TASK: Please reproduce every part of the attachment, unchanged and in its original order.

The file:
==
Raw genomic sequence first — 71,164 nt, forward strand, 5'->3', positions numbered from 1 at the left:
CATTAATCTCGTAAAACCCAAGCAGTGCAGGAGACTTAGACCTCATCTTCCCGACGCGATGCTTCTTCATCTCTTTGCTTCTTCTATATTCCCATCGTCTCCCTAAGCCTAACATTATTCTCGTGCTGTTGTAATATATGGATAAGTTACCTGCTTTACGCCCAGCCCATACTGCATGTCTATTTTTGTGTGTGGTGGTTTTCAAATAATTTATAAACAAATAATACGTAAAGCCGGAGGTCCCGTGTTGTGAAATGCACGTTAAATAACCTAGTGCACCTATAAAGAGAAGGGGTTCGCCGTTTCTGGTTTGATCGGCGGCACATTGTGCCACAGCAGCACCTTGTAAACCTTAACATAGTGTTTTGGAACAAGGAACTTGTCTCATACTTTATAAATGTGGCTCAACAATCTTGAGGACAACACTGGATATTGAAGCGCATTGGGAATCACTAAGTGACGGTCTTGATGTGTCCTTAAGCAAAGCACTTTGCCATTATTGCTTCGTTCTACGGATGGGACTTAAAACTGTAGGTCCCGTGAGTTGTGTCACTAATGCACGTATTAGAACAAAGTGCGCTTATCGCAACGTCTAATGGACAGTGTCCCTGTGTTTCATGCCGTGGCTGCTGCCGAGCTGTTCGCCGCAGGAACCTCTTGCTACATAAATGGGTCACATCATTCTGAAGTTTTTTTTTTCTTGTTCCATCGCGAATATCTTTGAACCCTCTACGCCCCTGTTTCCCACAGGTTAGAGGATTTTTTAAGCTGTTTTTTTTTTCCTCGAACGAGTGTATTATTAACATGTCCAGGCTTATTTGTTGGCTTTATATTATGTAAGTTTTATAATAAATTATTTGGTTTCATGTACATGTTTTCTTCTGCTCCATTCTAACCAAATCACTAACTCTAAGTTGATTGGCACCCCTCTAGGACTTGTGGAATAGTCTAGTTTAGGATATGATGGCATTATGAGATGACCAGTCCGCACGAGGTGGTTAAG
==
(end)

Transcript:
Raw genomic sequence first — 71,164 nt, forward strand, 5'->3', positions numbered from 1 at the left:
CATTAATCTCGTAAAACCCAAGCAGTGCAGGAGACTTAGACCTCATCTTCCCGACGCGATGCTTCTTCATCTCTTTGCTTCTTCTATATTCCCATCGTCTCCCTAAGCCTAACATTATTCTCGTGCTGTTGTAATATATGGATAAGTTACCTGCTTTACGCCCAGCCCATACTGCATGTCTATTTTTGTGTGTGGTGGTTTTCAAATAATTTATAAACAAATAATACGTAAAGCCGGAGGTCCCGTGTTGTGAAATGCACGTTAAATAACCTAGTGCACCTATAAAGAGAAGGGGTTCGCCGTTTCTGGTTTGATCGGCGGCACATTGTGCCACAGCAGCACCTTGTAAACCTTAACATAGTGTTTTGGAACAAGGAACTTGTCTCATACTTTATAAATGTGGCTCAACAATCTTGAGGACAACACTGGATATTGAAGCGCATTGGGAATCACTAAGTGACGGTCTTGATGTGTCCTTAAGCAAAGCACTTTGCCATTATTGCTTCGTTCTACGGATGGGACTTAAAACTGTAGGTCCCGTGAGTTGTGTCACTAATGCACGTATTAGAACAAAGTGCGCTTATCGCAACGTCTAATGGACAGTGTCCCTGTGTTTCATGCCGTGGCTGCTGCCGAGCTGTTCGCCGCAGGAACCTCTTGCTACATAAATGGGTCACATCATTCTGAAGTTTTTTTTTTCTTGTTCCATCGCGAATATCTTTGAACCCTCTACGCCCCTGTTTCCCACAGGTTAGAGGATTTTTTAAGCTGTTTTTTTTTTCCTCGAACGAGTGTATTATTAACATGTCCAGGCTTATTTGTTGGCTTTATATTATGTAAGTTTTATAATAAATTATTTGGTTTCATGTACATGTTTTCTTCTGCTCCATTCTAACCAAATCACTAACTCTAAGTTGATTGGCACCCCTCTAGGACTTGTGGAATAGTCTAGTTTAGGATATGATGGCATTATGAGATGACCAGTCCGCACGAGGTGGTTAAG